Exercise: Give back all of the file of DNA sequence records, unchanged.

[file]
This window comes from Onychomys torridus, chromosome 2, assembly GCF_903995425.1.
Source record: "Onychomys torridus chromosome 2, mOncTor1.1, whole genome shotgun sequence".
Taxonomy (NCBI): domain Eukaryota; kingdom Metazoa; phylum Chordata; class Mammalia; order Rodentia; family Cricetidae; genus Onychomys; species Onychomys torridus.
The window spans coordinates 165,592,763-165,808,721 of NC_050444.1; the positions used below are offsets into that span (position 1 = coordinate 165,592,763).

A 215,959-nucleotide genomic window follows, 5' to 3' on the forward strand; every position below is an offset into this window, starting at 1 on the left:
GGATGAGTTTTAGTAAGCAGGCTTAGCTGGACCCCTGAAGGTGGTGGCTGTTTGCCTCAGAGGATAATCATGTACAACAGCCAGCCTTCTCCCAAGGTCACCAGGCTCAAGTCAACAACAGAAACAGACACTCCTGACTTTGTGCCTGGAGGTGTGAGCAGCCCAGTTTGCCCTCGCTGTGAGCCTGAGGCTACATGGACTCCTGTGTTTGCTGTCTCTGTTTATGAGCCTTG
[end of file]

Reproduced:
This window comes from Onychomys torridus, chromosome 2, assembly GCF_903995425.1.
Source record: "Onychomys torridus chromosome 2, mOncTor1.1, whole genome shotgun sequence".
Taxonomy (NCBI): domain Eukaryota; kingdom Metazoa; phylum Chordata; class Mammalia; order Rodentia; family Cricetidae; genus Onychomys; species Onychomys torridus.
The window spans coordinates 165,592,763-165,808,721 of NC_050444.1; the positions used below are offsets into that span (position 1 = coordinate 165,592,763).

A 215,959-nucleotide genomic window follows, 5' to 3' on the forward strand; every position below is an offset into this window, starting at 1 on the left:
GGATGAGTTTTAGTAAGCAGGCTTAGCTGGACCCCTGAAGGTGGTGGCTGTTTGCCTCAGAGGATAATCATGTACAACAGCCAGCCTTCTCCCAAGGTCACCAGGCTCAAGTCAACAACAGAAACAGACACTCCTGACTTTGTGCCTGGAGGTGTGAGCAGCCCAGTTTGCCCTCGCTGTGAGCCTGAGGCTACATGGACTCCTGTGTTTGCTGTCTCTGTTTATGAGCCTTG